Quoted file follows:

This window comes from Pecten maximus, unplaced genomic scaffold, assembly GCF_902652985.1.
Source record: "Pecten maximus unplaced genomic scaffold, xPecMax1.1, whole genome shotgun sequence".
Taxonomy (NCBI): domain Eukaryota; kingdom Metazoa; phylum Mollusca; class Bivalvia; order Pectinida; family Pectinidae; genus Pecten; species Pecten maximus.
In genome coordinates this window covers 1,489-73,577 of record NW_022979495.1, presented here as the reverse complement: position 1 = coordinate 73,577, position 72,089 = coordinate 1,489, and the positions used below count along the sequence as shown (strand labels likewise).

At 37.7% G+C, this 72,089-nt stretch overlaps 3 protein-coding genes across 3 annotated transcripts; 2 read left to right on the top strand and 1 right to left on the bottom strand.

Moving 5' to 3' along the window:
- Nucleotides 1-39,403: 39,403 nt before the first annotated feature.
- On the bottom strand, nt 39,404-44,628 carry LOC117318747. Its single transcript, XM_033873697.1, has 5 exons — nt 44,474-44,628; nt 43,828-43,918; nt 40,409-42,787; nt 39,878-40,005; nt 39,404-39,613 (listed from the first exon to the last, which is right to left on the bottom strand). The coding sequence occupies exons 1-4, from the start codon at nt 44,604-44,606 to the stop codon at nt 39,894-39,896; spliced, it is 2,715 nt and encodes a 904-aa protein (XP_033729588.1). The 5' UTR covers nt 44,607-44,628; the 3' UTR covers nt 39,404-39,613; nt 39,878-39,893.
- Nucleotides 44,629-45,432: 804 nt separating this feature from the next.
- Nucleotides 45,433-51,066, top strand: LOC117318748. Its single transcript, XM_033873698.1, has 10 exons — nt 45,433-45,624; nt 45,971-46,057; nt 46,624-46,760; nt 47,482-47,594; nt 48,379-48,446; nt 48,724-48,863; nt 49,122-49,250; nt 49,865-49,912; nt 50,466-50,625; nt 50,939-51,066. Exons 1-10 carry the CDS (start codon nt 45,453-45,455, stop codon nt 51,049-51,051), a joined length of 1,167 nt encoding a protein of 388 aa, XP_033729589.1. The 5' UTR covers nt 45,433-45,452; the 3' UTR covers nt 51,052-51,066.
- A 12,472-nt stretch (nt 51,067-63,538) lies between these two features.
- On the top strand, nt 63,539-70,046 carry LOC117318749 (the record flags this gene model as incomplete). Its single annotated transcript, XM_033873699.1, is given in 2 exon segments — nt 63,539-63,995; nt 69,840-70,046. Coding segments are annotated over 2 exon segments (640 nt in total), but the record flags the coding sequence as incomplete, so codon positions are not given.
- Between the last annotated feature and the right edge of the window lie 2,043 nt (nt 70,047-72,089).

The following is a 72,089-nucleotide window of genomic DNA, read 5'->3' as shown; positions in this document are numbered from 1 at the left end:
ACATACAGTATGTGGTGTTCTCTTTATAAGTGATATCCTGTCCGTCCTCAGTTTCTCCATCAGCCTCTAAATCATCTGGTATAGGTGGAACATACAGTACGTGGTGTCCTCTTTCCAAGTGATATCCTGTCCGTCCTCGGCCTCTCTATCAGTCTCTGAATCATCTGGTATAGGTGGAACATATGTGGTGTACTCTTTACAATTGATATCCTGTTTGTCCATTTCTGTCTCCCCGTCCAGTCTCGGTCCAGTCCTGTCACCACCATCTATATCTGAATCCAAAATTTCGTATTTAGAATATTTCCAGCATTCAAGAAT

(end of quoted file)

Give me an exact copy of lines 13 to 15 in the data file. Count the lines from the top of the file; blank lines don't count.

- Between the last annotated feature and the right edge of the window lie 2,043 nt (nt 70,047-72,089).

The following is a 72,089-nucleotide window of genomic DNA, read 5'->3' as shown; positions in this document are numbered from 1 at the left end:
ACATACAGTATGTGGTGTTCTCTTTATAAGTGATATCCTGTCCGTCCTCAGTTTCTCCATCAGCCTCTAAATCATCTGGTATAGGTGGAACATACAGTACGTGGTGTCCTCTTTCCAAGTGATATCCTGTCCGTCCTCGGCCTCTCTATCAGTCTCTGAATCATCTGGTATAGGTGGAACATATGTGGTGTACTCTTTACAATTGATATCCTGTTTGTCCATTTCTGTCTCCCCGTCCAGTCTCGGTCCAGTCCTGTCACCACCATCTATATCTGAATCCAAAATTTCGTATTTAGAATATTTCCAGCATTCAAGAAT